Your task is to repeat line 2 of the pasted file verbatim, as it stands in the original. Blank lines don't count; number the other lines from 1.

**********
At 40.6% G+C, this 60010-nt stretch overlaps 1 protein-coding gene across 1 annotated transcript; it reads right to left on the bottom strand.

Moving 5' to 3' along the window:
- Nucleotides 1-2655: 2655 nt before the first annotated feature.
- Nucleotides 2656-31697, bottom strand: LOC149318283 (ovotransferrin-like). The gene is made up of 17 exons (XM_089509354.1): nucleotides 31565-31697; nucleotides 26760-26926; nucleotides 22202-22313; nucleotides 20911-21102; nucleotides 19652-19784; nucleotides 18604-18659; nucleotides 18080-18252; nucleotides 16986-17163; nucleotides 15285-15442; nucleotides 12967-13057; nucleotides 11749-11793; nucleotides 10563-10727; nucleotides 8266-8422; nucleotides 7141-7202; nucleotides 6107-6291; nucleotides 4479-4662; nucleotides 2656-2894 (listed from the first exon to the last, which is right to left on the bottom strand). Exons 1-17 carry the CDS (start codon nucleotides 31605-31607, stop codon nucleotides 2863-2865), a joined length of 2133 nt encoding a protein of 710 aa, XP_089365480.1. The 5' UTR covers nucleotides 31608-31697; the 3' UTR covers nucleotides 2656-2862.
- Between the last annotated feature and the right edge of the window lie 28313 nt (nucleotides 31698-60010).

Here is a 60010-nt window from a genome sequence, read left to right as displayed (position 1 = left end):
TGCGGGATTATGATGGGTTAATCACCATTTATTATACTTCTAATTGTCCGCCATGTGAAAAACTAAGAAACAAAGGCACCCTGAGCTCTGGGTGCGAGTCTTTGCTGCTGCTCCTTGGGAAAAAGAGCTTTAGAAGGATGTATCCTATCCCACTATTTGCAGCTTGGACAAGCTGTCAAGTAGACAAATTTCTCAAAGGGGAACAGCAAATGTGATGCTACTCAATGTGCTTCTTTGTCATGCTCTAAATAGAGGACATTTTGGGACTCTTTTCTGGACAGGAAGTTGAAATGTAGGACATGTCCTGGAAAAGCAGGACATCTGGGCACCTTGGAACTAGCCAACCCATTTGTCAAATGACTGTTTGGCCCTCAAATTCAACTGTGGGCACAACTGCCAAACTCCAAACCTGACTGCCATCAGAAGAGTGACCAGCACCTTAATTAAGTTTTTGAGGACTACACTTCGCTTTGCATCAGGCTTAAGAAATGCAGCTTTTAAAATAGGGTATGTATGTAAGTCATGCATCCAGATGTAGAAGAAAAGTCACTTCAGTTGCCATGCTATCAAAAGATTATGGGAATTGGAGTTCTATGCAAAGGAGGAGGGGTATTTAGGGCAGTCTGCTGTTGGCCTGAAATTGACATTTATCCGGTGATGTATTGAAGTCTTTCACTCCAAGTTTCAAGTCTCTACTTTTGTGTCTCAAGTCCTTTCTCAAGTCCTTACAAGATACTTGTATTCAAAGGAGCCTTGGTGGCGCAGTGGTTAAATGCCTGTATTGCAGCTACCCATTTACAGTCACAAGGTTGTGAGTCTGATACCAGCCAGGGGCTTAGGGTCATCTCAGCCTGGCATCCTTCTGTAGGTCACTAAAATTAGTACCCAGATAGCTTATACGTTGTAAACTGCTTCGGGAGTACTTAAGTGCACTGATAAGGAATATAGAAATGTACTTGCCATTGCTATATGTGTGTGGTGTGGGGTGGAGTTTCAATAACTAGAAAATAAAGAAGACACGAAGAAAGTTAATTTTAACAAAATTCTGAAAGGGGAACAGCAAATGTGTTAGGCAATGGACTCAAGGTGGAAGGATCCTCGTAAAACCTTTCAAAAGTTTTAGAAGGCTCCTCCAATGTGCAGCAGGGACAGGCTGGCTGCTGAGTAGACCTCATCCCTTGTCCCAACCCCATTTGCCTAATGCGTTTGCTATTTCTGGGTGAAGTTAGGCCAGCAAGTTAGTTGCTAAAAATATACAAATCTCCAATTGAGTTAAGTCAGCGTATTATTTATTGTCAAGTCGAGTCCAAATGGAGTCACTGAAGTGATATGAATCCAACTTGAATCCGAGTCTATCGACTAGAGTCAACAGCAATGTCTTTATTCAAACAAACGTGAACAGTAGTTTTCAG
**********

Moving 5' to 3' along the window: